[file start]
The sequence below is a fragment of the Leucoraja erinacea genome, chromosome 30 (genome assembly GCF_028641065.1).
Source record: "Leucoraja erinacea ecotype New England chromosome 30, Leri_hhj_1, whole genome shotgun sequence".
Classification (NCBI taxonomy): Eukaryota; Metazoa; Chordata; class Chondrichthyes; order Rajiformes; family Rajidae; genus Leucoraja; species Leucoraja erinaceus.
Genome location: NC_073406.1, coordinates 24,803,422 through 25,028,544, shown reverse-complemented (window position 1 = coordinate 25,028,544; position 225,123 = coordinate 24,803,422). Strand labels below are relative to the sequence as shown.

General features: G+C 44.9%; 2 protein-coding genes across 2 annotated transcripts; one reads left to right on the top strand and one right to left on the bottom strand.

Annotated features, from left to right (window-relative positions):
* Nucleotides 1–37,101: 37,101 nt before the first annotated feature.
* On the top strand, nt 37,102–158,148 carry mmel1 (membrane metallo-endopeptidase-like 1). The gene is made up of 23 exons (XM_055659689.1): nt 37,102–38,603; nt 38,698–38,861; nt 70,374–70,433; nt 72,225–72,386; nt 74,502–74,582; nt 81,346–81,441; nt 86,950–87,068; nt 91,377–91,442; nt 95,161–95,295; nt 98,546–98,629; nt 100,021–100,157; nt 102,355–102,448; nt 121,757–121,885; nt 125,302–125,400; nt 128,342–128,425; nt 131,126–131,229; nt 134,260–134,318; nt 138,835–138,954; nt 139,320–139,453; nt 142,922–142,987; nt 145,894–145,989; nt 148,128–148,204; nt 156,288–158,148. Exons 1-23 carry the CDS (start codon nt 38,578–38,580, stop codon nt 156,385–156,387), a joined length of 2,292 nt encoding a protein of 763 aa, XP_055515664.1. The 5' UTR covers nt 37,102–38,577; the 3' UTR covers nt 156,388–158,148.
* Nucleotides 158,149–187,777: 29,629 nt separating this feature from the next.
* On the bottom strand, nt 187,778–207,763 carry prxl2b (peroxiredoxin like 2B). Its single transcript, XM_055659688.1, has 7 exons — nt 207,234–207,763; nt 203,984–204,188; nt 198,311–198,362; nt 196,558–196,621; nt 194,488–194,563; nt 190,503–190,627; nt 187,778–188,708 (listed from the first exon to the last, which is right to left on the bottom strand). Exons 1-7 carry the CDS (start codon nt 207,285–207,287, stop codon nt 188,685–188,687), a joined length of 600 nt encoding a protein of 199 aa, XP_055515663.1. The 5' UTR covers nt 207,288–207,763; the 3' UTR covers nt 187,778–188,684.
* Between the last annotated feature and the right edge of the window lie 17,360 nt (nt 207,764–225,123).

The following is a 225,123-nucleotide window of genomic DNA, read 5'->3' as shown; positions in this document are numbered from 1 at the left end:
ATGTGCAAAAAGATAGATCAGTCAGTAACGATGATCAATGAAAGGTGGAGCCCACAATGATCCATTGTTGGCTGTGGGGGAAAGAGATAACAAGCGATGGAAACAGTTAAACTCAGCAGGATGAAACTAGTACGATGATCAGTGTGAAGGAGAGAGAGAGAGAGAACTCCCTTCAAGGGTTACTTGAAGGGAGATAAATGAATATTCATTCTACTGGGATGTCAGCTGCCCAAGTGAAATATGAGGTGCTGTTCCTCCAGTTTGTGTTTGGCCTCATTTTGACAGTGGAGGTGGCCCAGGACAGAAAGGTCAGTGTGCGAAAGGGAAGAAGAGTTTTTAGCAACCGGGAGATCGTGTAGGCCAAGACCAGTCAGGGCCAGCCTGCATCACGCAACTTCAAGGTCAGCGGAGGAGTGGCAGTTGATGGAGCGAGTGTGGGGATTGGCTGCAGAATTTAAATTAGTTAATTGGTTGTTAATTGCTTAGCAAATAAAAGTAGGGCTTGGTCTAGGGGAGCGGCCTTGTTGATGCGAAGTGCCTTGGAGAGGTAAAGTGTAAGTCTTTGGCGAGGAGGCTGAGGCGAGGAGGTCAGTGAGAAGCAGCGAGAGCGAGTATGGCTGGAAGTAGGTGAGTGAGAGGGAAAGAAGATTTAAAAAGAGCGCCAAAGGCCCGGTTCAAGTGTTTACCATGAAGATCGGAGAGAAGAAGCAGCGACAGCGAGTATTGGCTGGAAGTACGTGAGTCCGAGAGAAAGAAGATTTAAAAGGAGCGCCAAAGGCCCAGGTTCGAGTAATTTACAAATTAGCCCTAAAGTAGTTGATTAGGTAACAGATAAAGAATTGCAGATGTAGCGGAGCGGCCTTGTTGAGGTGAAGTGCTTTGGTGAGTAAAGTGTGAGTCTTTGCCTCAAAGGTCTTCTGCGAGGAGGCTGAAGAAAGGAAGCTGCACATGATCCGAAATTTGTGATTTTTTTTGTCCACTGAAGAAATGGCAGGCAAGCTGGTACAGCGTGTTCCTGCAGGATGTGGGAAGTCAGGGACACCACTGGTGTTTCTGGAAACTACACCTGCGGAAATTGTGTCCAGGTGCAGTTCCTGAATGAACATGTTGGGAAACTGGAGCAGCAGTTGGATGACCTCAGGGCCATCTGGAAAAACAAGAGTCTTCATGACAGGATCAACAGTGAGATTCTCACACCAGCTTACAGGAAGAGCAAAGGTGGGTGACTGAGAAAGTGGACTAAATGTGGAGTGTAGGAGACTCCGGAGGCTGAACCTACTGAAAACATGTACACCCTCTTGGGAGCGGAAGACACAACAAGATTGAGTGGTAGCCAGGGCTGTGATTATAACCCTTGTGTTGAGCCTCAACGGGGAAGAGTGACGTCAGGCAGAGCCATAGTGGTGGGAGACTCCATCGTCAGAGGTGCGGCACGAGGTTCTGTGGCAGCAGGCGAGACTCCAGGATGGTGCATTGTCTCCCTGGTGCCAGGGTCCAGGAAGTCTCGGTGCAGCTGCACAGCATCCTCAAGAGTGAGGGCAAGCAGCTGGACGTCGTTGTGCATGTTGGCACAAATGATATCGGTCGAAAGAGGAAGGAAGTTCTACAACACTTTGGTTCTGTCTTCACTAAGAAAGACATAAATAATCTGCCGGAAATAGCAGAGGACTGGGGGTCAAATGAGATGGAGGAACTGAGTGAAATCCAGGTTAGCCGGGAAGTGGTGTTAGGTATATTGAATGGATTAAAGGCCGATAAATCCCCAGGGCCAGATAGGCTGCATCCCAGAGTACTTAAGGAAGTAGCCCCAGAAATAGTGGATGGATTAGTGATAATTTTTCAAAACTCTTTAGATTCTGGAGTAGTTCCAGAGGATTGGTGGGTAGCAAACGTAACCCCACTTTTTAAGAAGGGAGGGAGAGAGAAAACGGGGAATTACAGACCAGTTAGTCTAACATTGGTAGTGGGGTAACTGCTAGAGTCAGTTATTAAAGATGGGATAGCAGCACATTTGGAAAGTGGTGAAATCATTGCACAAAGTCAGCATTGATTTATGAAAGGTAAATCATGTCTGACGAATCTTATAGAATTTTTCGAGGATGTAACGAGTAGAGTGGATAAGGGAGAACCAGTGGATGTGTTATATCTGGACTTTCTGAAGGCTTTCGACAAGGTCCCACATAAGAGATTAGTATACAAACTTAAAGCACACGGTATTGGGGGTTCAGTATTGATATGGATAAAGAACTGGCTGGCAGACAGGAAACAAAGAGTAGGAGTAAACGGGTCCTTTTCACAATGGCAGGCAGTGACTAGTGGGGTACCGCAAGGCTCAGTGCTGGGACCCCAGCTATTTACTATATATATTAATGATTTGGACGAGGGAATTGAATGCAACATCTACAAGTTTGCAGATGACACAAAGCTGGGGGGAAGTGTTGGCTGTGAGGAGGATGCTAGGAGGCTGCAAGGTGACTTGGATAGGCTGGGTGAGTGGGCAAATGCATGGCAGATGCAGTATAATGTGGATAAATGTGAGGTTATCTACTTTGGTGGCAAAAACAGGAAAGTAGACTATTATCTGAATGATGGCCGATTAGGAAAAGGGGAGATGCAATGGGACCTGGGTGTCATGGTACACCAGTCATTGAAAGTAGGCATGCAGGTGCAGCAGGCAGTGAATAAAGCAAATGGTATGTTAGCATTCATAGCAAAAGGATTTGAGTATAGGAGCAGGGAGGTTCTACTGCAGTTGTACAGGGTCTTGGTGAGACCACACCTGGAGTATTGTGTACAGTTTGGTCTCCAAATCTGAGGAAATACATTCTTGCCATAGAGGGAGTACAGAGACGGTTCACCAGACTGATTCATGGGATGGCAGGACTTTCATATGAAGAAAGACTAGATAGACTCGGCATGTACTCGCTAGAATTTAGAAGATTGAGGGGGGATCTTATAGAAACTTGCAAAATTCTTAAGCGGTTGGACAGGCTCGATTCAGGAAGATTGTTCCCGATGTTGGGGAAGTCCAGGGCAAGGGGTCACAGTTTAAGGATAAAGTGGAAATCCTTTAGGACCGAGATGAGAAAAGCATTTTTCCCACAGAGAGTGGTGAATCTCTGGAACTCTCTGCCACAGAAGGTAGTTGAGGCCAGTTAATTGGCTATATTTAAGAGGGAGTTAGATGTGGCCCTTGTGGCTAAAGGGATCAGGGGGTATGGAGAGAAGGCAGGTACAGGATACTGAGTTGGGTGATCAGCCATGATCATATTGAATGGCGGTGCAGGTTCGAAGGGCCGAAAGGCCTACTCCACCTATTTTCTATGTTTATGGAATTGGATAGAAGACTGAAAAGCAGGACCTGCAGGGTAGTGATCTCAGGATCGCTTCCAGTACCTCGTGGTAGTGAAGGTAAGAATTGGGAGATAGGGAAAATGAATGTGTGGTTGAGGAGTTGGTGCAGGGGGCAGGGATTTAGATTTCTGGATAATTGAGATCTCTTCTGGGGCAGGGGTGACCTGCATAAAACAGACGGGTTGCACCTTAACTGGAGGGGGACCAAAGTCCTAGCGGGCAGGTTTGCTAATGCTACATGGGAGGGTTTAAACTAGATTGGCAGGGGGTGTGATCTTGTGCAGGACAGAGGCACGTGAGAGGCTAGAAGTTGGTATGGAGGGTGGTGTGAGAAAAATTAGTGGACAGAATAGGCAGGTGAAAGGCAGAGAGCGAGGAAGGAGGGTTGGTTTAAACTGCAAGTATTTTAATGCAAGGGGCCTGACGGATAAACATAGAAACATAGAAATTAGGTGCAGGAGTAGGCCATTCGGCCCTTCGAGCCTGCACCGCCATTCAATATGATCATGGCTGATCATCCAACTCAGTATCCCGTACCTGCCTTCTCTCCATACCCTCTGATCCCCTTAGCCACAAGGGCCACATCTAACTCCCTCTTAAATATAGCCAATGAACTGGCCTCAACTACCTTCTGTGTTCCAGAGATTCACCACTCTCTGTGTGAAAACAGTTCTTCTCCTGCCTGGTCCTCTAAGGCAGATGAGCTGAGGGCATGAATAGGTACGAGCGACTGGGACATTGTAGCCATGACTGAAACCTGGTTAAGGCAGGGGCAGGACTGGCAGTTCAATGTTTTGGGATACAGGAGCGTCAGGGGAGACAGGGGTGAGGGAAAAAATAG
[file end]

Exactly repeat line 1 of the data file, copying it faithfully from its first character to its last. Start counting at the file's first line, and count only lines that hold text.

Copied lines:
The sequence below is a fragment of the Leucoraja erinacea genome, chromosome 30 (genome assembly GCF_028641065.1).